Two expedition updates in one day - hold on to your hats! In this one, Oceana marine scientist Elizabeth Wilson describes yesterday’s successful shark tagging adventures, including a monster nurse shark:
Today we traveled to the Dry Tortugas, a small group of islands at the end of the Florida Keys, to study sharks. On board with us is the shark team from University of Miami’s R.J. Dunlap Marine Conservation Program, led by Dr. Neil Hammerschlag. Other members of the team on board are Lab Manager and graduate student Dominique Lazzare and Captain Curt Slonim.
We arrived in the Dry Tortugas National Park, anchored near Fort Jefferson and started surveying for sharks. We had a successful research trip where we tagged and sampled three Caribbean reef sharks and two nurse sharks. We attached identification tags to the Caribbean reef sharks and sent them back on their way. The nurse sharks were too big and feisty to bring on the boat for tagging…one was 10.5 feet long and was the biggest nurse shark any of us had ever seen.
Dr. Hammerschlag and his team are evaluating the ecosystem roles of sharks as well as determining the relative abundances, growth rates, and sex ratios of coastal shark species, the presence and concentrations of trace metals and other toxins present in these sharks, and residency and movement patterns of these sharks.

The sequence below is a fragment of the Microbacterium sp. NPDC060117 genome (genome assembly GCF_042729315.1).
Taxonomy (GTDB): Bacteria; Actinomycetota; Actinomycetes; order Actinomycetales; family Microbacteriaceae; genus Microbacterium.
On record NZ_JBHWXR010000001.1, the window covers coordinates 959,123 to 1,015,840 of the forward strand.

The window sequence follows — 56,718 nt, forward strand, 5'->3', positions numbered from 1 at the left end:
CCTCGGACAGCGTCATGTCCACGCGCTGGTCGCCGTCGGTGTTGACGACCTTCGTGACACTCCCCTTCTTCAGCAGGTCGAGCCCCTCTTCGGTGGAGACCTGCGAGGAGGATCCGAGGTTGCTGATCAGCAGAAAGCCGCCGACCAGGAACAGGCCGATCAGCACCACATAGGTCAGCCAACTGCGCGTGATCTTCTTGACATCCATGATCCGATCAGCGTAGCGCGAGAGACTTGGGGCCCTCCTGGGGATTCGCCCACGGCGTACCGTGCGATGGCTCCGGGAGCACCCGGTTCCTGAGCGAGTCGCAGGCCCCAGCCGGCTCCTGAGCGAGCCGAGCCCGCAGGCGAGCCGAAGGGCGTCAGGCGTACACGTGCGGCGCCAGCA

They use the latest in satellite technology to track the daily movements of tagged sharks, which are uploaded online for the public to follow in near-real time.
You can also help protect sharks by telling your Senators to support the Shark Conservation Act, which would end shark finning in U.S. waters and has already passed the U.S. House. Thanks to everyone who has already taken action!
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- Loggerhead Sea Turtles Gain Protection with Swordfish Drift Gillnet Fishery Restriction Posted Fri, July 25, 2014
- Ocean News: June 2014 Marked the Hottest on Record, Microplastics Worse for Crabs than Thought, and More Posted Tue, July 22, 2014